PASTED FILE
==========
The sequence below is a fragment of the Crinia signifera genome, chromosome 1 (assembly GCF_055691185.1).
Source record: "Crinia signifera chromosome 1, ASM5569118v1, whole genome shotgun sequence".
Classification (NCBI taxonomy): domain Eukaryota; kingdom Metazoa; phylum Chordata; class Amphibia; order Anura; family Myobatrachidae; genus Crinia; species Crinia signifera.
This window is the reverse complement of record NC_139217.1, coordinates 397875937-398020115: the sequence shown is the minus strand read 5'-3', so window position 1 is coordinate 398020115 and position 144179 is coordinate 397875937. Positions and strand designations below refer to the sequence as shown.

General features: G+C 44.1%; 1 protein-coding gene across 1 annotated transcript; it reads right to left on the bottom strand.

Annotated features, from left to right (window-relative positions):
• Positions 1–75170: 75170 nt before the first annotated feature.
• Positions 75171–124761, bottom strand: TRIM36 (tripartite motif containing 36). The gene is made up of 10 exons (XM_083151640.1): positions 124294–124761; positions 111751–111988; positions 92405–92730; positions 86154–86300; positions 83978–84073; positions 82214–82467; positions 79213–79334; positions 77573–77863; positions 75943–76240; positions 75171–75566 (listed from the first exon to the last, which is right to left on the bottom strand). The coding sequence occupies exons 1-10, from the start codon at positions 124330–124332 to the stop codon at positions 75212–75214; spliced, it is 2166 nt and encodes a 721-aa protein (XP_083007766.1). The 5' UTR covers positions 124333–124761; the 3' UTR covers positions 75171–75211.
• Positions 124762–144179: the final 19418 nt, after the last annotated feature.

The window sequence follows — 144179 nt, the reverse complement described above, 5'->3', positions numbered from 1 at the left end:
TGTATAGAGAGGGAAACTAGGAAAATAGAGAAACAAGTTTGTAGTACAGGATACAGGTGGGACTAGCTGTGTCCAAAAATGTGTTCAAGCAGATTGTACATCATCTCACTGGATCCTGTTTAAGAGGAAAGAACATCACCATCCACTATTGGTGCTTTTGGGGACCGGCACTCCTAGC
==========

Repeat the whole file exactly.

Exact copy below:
The sequence below is a fragment of the Crinia signifera genome, chromosome 1 (assembly GCF_055691185.1).
Source record: "Crinia signifera chromosome 1, ASM5569118v1, whole genome shotgun sequence".
Classification (NCBI taxonomy): domain Eukaryota; kingdom Metazoa; phylum Chordata; class Amphibia; order Anura; family Myobatrachidae; genus Crinia; species Crinia signifera.
This window is the reverse complement of record NC_139217.1, coordinates 397875937-398020115: the sequence shown is the minus strand read 5'-3', so window position 1 is coordinate 398020115 and position 144179 is coordinate 397875937. Positions and strand designations below refer to the sequence as shown.

General features: G+C 44.1%; 1 protein-coding gene across 1 annotated transcript; it reads right to left on the bottom strand.

Annotated features, from left to right (window-relative positions):
• Positions 1–75170: 75170 nt before the first annotated feature.
• Positions 75171–124761, bottom strand: TRIM36 (tripartite motif containing 36). The gene is made up of 10 exons (XM_083151640.1): positions 124294–124761; positions 111751–111988; positions 92405–92730; positions 86154–86300; positions 83978–84073; positions 82214–82467; positions 79213–79334; positions 77573–77863; positions 75943–76240; positions 75171–75566 (listed from the first exon to the last, which is right to left on the bottom strand). The coding sequence occupies exons 1-10, from the start codon at positions 124330–124332 to the stop codon at positions 75212–75214; spliced, it is 2166 nt and encodes a 721-aa protein (XP_083007766.1). The 5' UTR covers positions 124333–124761; the 3' UTR covers positions 75171–75211.
• Positions 124762–144179: the final 19418 nt, after the last annotated feature.

The window sequence follows — 144179 nt, the reverse complement described above, 5'->3', positions numbered from 1 at the left end:
TGTATAGAGAGGGAAACTAGGAAAATAGAGAAACAAGTTTGTAGTACAGGATACAGGTGGGACTAGCTGTGTCCAAAAATGTGTTCAAGCAGATTGTACATCATCTCACTGGATCCTGTTTAAGAGGAAAGAACATCACCATCCACTATTGGTGCTTTTGGGGACCGGCACTCCTAGC